What, with soaring gas prices and enhanced environmental awareness these days, electric cars have generated quite a bit of excitement and attention since General Motors’ modern day model premiered at the 1990 Los Angeles Auto Show. While the concept is as old as cars themselves (Robert Anderson, a Scottish inventor in the 1800s, created an electricity-propelled “horseless carriage” that ran on primary cell batteries), the technology of the late 1800s and early 1900s simply wasn’t advanced enough to engender a feasible electric car model; so fossil fuel-powered vehicles won the day and remain the most popular type by far. Rest assured that the world of gas-powered cars will remain viable for a while; gas stations and things like a rover fuel pump or etc. will still be common sights in our landscape.
Yet in 2001, when Toyota debuted in mass quantities its game-changing Prius, a hybrid vehicle that’s sold over 2.5 million worldwide, electronic cars were reestablished in a major way. And anything that receives widespread public attention is prone to widespread myth-mongering, either positive or negative. Let’s debunk some of the biggest myths about electric vehicles (EVs) and set the record straight.
Big Myth #1: You Won’t Get Very Far Before You’re Stranded
On purely electric vehicles you can expect a range of about 80 miles. Electric-gasoline hybrids see over triple that, with a range of about 300 miles and beyond (putting it on par with some all-gasoline powered cars). While charging stations aren’t exactly what you would call ubiquitous at the moment, the popularity of these vehicles is changing that; you might be surprised to know that EVs can be charged at any regular old 120V electrical outlet.
This makes the EV ideal for shorter, daily commuter drives, but families wanting to go on longer trips need only plan ahead – much in the same way organized road trippers plot out where they’ll stop for gas.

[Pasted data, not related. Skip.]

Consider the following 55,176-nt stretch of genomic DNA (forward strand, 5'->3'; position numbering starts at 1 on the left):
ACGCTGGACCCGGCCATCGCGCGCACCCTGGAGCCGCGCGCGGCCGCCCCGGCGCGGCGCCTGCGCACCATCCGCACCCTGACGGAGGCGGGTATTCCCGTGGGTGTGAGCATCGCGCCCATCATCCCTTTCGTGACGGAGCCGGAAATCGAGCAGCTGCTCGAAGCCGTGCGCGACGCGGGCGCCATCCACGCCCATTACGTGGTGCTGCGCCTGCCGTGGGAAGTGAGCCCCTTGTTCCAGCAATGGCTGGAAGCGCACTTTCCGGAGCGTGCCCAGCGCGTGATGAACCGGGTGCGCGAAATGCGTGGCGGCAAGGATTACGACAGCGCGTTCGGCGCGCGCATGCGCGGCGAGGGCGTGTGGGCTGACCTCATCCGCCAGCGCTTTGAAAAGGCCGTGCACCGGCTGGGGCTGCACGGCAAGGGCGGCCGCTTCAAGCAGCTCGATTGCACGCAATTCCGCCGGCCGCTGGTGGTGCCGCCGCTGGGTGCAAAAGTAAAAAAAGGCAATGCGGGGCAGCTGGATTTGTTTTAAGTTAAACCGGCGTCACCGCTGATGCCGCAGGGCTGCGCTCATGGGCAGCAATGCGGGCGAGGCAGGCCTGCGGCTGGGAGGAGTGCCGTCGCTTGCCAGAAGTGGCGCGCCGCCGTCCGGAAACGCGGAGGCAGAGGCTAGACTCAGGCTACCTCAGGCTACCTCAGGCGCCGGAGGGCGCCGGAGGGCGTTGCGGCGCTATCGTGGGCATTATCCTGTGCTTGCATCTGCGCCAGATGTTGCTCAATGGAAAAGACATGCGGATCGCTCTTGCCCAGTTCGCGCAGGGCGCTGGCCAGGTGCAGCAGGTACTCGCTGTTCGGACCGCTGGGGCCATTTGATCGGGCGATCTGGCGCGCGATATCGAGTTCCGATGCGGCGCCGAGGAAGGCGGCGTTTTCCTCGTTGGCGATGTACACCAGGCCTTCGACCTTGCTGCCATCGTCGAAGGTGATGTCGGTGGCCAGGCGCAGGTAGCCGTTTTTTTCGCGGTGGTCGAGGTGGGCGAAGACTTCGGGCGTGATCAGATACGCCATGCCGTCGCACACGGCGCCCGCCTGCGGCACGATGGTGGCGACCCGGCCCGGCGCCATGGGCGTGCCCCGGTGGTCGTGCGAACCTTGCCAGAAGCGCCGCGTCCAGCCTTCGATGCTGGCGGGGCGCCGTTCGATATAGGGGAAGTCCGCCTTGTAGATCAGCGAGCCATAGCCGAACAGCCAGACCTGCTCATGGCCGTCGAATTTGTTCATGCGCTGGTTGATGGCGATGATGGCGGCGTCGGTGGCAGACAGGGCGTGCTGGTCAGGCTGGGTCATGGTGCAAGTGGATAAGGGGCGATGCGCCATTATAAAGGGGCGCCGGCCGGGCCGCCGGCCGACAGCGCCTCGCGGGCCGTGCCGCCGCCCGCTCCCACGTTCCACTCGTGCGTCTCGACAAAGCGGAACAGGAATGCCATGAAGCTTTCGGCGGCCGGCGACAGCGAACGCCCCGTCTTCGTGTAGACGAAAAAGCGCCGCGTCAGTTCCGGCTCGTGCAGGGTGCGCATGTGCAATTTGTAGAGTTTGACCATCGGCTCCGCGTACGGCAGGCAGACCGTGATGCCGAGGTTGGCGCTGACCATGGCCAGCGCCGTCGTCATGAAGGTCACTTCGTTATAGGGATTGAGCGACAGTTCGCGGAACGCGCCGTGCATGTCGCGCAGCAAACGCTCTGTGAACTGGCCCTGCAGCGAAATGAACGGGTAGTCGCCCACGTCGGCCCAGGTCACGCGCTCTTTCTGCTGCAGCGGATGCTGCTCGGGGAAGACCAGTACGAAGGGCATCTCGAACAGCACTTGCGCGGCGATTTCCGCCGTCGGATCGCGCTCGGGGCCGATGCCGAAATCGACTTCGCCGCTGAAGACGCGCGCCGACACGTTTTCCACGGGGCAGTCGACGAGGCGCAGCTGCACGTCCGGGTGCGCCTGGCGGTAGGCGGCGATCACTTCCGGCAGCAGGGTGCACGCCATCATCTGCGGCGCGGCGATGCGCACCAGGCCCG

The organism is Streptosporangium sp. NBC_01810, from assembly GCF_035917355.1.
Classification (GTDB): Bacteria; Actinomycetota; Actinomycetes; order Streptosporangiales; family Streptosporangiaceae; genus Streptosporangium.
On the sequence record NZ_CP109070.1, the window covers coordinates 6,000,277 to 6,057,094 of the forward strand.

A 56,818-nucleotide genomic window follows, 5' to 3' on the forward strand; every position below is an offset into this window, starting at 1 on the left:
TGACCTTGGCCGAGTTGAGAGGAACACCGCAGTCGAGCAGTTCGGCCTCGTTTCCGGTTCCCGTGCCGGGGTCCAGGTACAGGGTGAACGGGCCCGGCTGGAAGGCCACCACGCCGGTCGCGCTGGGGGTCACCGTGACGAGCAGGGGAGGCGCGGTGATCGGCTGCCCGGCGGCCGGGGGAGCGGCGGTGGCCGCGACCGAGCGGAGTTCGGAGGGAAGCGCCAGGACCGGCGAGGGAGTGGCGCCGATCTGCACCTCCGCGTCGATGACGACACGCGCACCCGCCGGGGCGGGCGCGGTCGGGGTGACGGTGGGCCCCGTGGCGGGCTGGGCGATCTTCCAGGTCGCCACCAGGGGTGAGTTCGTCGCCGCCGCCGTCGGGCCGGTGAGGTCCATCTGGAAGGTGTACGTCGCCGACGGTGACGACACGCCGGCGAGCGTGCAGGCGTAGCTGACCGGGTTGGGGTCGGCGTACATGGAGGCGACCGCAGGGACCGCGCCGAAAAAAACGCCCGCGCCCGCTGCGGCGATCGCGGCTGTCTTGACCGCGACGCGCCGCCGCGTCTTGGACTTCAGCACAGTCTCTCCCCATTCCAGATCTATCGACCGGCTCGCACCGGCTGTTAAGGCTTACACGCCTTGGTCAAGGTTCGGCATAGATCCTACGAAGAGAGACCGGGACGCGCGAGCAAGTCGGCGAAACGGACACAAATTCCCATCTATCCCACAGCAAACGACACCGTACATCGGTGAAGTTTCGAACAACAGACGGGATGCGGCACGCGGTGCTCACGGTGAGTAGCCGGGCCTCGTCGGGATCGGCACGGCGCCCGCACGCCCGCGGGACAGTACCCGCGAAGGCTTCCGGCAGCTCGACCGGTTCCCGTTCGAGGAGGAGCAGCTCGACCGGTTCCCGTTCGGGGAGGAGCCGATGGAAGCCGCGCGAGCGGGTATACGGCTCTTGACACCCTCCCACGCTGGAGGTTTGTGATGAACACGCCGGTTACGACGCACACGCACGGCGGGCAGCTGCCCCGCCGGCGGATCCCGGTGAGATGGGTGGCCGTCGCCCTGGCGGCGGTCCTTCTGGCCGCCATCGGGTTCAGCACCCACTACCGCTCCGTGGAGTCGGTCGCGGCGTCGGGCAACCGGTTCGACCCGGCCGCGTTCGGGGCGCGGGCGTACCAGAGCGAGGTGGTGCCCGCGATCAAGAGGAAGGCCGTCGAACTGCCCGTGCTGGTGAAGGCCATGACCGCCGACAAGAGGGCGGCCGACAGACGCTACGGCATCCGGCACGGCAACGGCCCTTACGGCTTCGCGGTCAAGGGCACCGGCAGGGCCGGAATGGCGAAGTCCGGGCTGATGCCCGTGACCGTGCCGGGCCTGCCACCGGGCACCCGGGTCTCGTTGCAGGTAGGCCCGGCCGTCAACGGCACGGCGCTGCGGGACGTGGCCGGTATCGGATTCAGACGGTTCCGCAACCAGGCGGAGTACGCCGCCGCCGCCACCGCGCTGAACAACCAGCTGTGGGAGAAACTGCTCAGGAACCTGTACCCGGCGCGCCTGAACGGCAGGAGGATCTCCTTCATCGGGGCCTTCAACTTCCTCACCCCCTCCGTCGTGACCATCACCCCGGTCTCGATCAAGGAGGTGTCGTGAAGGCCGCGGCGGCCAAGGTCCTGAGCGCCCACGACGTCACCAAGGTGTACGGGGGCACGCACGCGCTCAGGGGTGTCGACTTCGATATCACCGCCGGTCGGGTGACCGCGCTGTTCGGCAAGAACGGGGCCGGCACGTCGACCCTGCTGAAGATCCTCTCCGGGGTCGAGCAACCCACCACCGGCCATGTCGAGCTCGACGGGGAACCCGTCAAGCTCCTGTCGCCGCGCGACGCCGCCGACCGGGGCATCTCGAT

Big Myth #2: EVs are Death Traps in Car Accidents
As counterintuitive as it might seem, EVs consistently rank well in crash evaluations performed by the National Highway Traffic Safety Administration and the European New Car Assessment Program. The Chevy Volt was awarded a five-star safety rating under the former, while the Nissan Leaf received the highest safety score possible from the latter. They’re smaller, yes, but carry weight in their battery, weight which is comparable to vehicles in the mid-to-large size car class and overall means superior crash safety.
Big Myth #3: EVs are Slow and Unreliable
Here’s a myth that has gotten way out of hand. While this might have been true once upon a time with early EV models, the cars of today go just as fast as you’d like (unless you’re an F-1 racer). Plus, EVs don’t require oil changes and they produce practically instantaneous torque, meaning that when you press on the accelerator pedal you will move lickety-split.
Big Myth #4: EVs Will Save You Tons of Cash
On the debit side, people have been led to believe that because EVs are so fuel-efficient they will save thousands each year in unpurchased gasoline. Unfortunately, that’s just not true. EVs and hybrids are more expensive and studies have shown that gasoline would have to reach $8 per gallon before EV owners saw savings in pricing over a six-year period (which is roughly the amount of time EVs are owned before they get traded in). It’s not a myth automakers seem particularly enthusiastic about debunking.
Big Myth #5: EVs Don’t Help the Greenhouse Gas Emissions Issue
The argument is that the plants necessary to build the cars in the first place undo the positive effects of the cars themselves. Yet the laws which limit the pollutants allowable in the air by EV factories are much stricter than the ones in place for gasoline-powered cars; plus, EV cars produce zero tailpipe emissions and convert 75 percent of the chemical energy from their batteries, while gasoline cars only convert 20 percent.
Big Myth #6: We’ll Have to Build a Whole New Electric Infrastructure
More charging stations will be necessary, it’s true, but most charging will be done in-home and overnight. (Critics also question the effect this will have on monthly electric bills; while it will cause a noticeable increase, monthly gasoline expenditure is still significantly higher.) At the same time, the development of an infrastructure of charging stations is already in the works, with at least seven companies competing for dominance in that arena. Clearly, EVs are expected to become an even more common sight on the roads.